I don't think this is a very constructive criticism. It seems that half of it are just small quirks that you can easily avoid, and the rest touches the core concepts that defines Ruby.

My comments below:


Using blocks for looping and callbacks

Mistake? Smalltalk would like a word with you…

Why on earth does defined? return a string?

Does it matter?

Personally, I think this issue is way more confusing:

# Guess what each of these lines return/do:
defined?(exit!)
defined?(exit.foo)
defined?(exit!.foo)

throw/catch. Why!

Because it's useful to longjmp without the overhead of creating an exception.

Inline rescue, no ability to specify what exception
Setting $= to something truthy causes all string operations to become case-insensitive. This and other magic globals from perl are mind blowing.
Special case of flip-flop and regexp in an if statement (only if it appears syntactically though!)

Yeah, matz designed Ruby as a Perl alternative, so there's still some cruft left. In hindsight, it turns out that Ruby didn't replace Perl's one-liners. But still: Just can just ignore these and everything will be alright. If you want to crunch out one-liners you can use them.

("catch anything" behavior common in community)

Really? I thought we pretty much decided that "catch anything" is bad 5-10 years ago or so? Why do you think Rails has try??

f {}. Tell me what the parsing of that is.
Extremely complex grammar, makes barrier to entry for implementation much higher

And for some people it makes the barrier to start learning and writing Ruby easier.

proc, lambda, block, method, unbound method, functions.
Scopes: constants, class vars, instance vars, methods, locals.

(There's no functions btw.)

I agree, class variables were a mistake. The rest are just different concepts for different tasks.

How does Proc.new know where the block came from?

I think this was added together with the &blk-syntax as a way to write backwards-compatible code. Not quite sure though.

Encoding system is beyond broken

Location: San Francisco. Right. Maybe you should try to introduce a programming language in Japan and see how far UTF-8-everywhere? Being able to use other internal encodings than UTF-8/16/32 is useful when you're only dealing with a certain type of strings.

Ruby 1.8 didn't have any encoding system. Ruby 1.9's encoding system was added based on matz' experiences with encodings in Japan.

Thread locals are really fiber locals.

Backwards compatibility. Not a mistake per-se; just a trade-off. But yeah, real thread locals would be nice.

Ruby's module system makes namespacing optional (and off by default).
Constants aren't constant.
Mutable objects have a hash method and can go in Hashes. Why!!!
You can change the encoding of a string.

It's a mutable language. Ruby has never been about preventing yourself to shoot yourself in your foot.

  • Using blocks for looping and callbacks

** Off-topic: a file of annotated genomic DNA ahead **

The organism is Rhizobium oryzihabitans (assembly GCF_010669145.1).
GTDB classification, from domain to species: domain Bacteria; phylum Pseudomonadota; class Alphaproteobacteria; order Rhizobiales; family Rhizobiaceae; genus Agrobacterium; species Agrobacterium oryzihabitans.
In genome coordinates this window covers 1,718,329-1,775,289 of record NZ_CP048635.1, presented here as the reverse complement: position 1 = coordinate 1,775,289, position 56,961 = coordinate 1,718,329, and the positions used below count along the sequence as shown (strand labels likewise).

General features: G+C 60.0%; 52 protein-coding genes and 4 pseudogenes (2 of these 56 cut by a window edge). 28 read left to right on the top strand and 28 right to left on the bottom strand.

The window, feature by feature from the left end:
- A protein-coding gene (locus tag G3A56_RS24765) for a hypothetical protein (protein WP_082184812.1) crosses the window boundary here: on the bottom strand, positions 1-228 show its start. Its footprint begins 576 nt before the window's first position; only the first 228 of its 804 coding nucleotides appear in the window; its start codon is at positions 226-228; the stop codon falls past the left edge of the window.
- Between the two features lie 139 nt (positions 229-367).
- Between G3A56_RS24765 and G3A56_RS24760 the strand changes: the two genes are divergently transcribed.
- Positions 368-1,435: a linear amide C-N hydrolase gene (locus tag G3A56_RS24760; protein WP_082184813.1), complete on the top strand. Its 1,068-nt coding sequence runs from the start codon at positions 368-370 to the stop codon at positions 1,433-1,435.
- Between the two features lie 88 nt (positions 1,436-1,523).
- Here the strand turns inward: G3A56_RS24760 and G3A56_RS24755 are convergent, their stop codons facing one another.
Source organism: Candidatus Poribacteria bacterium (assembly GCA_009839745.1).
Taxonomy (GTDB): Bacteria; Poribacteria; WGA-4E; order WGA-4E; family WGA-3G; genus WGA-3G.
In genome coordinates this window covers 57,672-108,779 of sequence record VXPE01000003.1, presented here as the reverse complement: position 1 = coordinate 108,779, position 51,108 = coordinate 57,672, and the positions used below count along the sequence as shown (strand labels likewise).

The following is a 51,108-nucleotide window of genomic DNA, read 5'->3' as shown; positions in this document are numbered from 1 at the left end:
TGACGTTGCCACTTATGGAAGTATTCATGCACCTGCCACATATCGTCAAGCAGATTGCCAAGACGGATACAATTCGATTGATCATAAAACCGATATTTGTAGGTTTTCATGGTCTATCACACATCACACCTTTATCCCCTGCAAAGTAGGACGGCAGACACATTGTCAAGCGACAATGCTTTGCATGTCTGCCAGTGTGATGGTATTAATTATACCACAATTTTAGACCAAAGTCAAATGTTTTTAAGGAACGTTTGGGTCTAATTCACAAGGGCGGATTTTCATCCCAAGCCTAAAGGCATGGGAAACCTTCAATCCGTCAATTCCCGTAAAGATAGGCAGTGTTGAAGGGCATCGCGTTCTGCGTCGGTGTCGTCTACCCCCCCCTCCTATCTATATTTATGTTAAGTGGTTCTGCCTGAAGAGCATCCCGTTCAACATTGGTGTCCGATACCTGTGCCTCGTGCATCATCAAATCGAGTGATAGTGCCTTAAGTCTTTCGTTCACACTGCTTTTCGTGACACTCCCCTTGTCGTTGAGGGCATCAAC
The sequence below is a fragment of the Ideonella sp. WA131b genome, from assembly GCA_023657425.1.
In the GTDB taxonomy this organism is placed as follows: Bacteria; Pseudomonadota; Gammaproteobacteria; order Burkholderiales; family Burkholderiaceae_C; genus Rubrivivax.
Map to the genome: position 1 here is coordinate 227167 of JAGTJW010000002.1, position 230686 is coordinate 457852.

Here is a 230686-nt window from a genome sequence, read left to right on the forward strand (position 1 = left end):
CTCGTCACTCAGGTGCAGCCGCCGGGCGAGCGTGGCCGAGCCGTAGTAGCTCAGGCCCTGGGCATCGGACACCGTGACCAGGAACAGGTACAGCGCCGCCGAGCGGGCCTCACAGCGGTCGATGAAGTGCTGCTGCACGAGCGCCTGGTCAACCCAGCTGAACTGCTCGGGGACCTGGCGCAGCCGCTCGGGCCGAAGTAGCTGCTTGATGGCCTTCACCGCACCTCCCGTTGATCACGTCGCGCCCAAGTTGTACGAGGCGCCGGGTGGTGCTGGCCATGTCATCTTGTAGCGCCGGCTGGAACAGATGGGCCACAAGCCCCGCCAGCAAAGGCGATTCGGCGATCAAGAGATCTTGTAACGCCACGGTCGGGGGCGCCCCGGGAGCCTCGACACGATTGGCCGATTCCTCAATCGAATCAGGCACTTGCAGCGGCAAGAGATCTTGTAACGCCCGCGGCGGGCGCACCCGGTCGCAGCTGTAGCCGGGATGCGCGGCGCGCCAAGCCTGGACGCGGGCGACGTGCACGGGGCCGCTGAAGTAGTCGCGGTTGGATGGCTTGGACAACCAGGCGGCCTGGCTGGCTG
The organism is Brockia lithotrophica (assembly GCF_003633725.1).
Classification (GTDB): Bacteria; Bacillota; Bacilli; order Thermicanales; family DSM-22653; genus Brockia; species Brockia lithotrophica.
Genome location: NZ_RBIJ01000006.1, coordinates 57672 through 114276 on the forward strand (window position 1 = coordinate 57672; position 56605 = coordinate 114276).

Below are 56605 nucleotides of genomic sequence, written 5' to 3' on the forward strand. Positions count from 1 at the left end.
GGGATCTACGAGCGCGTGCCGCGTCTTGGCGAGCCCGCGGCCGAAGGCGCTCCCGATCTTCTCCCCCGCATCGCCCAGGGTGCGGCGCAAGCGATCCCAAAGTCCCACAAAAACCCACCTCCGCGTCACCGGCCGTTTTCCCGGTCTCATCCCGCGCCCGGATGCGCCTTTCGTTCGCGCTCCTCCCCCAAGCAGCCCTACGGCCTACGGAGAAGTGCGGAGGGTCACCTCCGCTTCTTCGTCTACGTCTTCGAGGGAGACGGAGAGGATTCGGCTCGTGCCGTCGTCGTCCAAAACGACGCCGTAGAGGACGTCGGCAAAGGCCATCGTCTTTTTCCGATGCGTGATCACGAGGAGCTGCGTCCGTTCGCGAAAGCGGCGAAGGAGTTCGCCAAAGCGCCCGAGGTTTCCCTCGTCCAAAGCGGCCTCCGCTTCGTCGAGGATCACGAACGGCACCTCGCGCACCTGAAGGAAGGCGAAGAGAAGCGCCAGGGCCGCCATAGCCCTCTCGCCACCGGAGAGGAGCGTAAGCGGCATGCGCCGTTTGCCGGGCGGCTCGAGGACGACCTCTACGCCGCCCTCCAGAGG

• break/next/return semantics in blocks extremely bizzare
    • And they have different behavior in procs vs. lambdas

Is it? Personally I prefer ruby's use of blocks for iteration. Non-local return has quite a few solid use cases. I don't see how break/next semantics are so bizarre, could you please explain your argument better?

  • Constants aren't constant. Truth in naming.

Well of course it wouldn't be Ruby if constants were truly constant. Nothing in Ruby is constant. You may call this a mistake, but there are good use cases for even this (eg. Rails' reloading)

  • Regexp with named matches decompose into local variables. Dear lord why.

As @apeiros mentioned, this only happens in a very specific case. I haven't actually used this feature before (I wasn't aware of it), but this does seem extremely useful for short scripts (one of Ruby's undeniable strengths - this also justifies flip flops and regexps in if statements.

  • Mutable objects have a hash method and can go in Hashes. Why!!!

Why not? Ruby doesn't really believe in artificial limitations so much. Ruby will allow you to do all sorts of crazy things if you choose. Nobody is forcing you to put mutable objects in Hashes.

@tubbo: The only difference between and/or and &&/|| is the precedence.

@alex: Ah so you're a Python person?

Let's talk about __iadd__ and friends :wink:. Then we can discuss other things in a passive aggressive manner.

I just found myself love mistakes...

some 1.9 points:
$= does not work on newer ruby anymore
block variables are now realy block variables and do not overwrite the local variables anymore

@charliesome

though I don't like __iadd__, there's nothing wrong with special methods/protocols

I guess that you dislike the underscores, but that's just part of the language: it's syntax and convention

It's no more of a burden than parentheses in lisp, or begin end in ruby...

I loathed parentheses until I dabbled more with lisp, and I dislike begin end, but I'm sure that I'd get used to them if I used ruby (or pascal, or ada) more

@lucian1900
You don't want mutable hash keys? Then just. don't. use. mutable objects as hash keys. Nobody forces you to.
And again, you can also freeze your hash keys if you want.
And experience disagrees strongly with your "extremely error prone". Reality shows that mutable hash keys are rarely ever the reason for a bug.

* break/next/return semantics in blocks extremely bizzare
* And they have different behavior in procs vs. lambdas

Yehuda's article here might be helpful for understanding this:

http://yehudakatz.com/2012/01/10/javascript-needs-blocks/

Constants aren't constant. Truth in naming.

This is really a philosophy difference. Ruby lets you do whatever you want. You can redefine constants, access private methods, and modify core classes. All "restrictions" are advisory; the programmer is given both great power and great responsibility.